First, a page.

Turns out that gold objects were also valued during the Bronze Age

Archaeologists identified a 4000-year-old gold-working toolkit amongst the grave goods from a Bronze Age burial near Stonehenge. (Image by Momentum Dash, Flickr.)

Archaeologists from the University of Leicester and the University of Southampton have identified a 4000-year-old gold-working toolkit amongst the grave goods from an important Bronze Age burial near Stonehenge.

The toolkit was found at the Upton Lovell G2a Bronze Age burial, which was excavated in 1801 and is now on display at the Wiltshire Museum in Devizes. What the team did is re-examine the stone and copper-alloy grave goods found with the burial, revealing they are gold-working tools.

While carrying out a wear analysis of the grave goods, researcher Christina Tsoraki noticed what appeared to be gold residues on their surfaces. It also became clear that the stone tools had been used for a range of different purposes—some were used like hammers and anvils whereas others had been used to smooth other materials.

Microwear analysis showing gold traces on surface of goldworking tool.
Microwear analysis showing gold traces on surface of gold-working tool. (Image by the University of Southampton).

Tsoraki’s findings prompted the team to look at the residues using a Scanning Electron Microscope coupled to an Energy Dispersive Spectrometer to both confirm this identification, and investigate whether the residues were ancient or modern.

Their research, published in the journal Antiquity, confirmed that gold residues are present on five artifacts. They also found that these residues are characterized by an elemental signature consistent with Bronze Age goldwork found throughout the UK.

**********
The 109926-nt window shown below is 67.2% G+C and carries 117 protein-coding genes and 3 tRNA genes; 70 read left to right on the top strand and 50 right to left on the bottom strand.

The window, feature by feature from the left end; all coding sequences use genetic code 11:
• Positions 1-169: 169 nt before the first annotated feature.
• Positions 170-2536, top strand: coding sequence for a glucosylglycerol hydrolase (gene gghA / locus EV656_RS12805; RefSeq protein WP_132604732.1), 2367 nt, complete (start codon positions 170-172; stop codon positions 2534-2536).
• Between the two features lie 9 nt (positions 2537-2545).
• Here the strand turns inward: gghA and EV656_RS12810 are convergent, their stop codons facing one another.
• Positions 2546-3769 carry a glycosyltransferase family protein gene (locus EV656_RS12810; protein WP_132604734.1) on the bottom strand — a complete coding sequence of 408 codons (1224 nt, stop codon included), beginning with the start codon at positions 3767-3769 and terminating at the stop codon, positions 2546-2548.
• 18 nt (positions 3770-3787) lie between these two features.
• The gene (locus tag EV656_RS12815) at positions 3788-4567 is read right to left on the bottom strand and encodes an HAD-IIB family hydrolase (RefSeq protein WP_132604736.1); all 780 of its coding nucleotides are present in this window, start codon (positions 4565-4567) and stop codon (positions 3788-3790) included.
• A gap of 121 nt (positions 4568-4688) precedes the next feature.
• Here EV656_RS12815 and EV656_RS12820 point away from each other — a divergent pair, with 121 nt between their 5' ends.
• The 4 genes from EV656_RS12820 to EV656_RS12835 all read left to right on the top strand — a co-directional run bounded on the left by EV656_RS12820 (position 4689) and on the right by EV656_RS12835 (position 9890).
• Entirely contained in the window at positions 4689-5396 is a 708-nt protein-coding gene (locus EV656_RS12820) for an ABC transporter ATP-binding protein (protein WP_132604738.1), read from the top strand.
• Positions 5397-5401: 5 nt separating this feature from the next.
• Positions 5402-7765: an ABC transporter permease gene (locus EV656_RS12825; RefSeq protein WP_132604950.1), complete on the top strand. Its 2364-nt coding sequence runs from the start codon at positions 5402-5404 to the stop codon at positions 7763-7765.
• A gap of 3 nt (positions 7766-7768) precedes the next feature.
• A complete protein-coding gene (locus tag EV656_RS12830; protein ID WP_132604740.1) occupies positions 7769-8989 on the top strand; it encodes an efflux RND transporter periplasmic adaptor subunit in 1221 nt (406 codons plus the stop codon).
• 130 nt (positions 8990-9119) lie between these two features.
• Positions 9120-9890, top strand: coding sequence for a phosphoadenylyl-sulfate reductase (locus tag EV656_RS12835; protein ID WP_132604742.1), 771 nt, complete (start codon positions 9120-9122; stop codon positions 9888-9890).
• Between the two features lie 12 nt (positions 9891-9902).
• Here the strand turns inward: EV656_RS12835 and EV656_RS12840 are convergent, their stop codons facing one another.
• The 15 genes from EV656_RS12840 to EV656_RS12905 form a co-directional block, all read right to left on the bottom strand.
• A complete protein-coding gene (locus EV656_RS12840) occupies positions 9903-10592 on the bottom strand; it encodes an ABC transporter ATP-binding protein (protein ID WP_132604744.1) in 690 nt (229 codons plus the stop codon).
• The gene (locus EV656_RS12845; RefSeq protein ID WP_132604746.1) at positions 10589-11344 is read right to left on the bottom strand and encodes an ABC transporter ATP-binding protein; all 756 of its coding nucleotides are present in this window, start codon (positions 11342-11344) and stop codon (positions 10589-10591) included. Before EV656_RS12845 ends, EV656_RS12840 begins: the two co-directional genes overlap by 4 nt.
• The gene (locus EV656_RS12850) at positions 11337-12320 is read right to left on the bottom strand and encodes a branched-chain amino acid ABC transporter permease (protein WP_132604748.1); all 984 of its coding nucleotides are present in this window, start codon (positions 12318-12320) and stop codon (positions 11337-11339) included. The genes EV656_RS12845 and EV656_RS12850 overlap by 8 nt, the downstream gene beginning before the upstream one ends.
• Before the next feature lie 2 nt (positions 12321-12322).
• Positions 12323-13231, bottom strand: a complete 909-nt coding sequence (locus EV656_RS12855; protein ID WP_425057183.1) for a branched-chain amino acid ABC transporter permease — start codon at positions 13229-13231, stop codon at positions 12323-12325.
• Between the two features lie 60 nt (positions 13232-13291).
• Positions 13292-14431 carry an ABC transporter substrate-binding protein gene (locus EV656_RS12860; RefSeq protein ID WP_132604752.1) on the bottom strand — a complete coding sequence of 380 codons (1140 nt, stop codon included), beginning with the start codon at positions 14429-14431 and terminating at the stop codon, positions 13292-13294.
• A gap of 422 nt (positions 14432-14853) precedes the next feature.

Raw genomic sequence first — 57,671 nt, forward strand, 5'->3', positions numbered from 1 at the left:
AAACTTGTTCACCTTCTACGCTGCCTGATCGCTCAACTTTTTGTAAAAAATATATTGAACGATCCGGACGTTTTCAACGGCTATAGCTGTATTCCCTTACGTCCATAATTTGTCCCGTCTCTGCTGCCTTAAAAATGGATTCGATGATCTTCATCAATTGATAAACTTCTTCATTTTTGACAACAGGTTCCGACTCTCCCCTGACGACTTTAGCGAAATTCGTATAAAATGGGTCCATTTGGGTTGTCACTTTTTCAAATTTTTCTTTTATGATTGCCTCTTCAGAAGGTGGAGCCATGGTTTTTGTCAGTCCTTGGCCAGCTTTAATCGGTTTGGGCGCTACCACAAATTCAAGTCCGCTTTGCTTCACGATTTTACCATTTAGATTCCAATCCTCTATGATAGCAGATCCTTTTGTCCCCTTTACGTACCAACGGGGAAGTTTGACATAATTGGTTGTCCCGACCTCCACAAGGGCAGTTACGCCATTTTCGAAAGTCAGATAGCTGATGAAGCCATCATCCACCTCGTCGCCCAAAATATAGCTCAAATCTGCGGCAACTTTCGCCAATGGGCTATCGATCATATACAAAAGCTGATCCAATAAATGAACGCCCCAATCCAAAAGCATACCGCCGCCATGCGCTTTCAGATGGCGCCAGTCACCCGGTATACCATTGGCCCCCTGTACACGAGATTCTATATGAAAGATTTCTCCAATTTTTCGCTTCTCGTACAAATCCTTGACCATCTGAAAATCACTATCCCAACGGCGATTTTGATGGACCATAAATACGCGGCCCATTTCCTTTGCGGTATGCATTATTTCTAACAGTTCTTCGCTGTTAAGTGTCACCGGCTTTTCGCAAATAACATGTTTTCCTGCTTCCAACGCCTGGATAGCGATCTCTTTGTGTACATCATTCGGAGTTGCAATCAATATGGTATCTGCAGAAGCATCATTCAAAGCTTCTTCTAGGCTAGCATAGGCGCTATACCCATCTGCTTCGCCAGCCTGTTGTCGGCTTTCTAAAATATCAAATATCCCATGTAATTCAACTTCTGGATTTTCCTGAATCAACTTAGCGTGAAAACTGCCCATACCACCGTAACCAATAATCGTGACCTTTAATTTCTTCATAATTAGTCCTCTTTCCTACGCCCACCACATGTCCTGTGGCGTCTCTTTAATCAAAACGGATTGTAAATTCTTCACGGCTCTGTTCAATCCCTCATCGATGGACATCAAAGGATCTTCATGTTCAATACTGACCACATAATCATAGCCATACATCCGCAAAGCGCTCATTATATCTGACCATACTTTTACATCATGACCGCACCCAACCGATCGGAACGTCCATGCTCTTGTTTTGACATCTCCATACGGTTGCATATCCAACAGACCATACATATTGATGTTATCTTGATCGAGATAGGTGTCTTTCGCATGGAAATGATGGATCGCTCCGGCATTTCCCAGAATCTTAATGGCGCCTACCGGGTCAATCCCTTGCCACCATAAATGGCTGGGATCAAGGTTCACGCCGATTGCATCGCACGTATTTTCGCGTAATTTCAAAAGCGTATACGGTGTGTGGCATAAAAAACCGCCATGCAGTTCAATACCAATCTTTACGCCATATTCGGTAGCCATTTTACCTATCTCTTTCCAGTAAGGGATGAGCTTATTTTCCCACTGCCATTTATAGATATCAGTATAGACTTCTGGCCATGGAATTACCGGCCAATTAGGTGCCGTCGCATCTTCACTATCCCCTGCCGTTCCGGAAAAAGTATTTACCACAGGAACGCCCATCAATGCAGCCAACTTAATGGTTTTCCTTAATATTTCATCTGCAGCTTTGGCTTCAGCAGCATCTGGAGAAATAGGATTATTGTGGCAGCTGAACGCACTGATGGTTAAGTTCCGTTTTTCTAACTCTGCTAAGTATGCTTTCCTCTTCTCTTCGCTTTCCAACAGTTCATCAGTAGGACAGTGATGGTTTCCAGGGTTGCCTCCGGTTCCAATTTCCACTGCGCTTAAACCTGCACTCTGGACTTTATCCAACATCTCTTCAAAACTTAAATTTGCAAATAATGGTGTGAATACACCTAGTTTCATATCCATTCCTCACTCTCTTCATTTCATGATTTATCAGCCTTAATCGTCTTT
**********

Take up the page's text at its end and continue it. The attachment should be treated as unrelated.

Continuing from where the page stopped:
Previous research had identified possible gold traces on one of the stone grave goods. This new research has identified further four stone objects with gold on their surfaces and characteristic wear traces, linking a wider suite of items from the burial to the gold-working process. It also demonstrates that these gold traces are ancient. Thus, the team suggests the tools were used to make multi-material objects where a core object was crafted in a material like jet, shale, amber, wood or copper and decorated with a thin layer of gold sheet.

“Gold-working tools dating to the Early Bronze Age are extremely rare, so identifying a toolkit for creating composite gold objects is an extremely important discovery,” Chris Standish co-author of the study, said.

4 0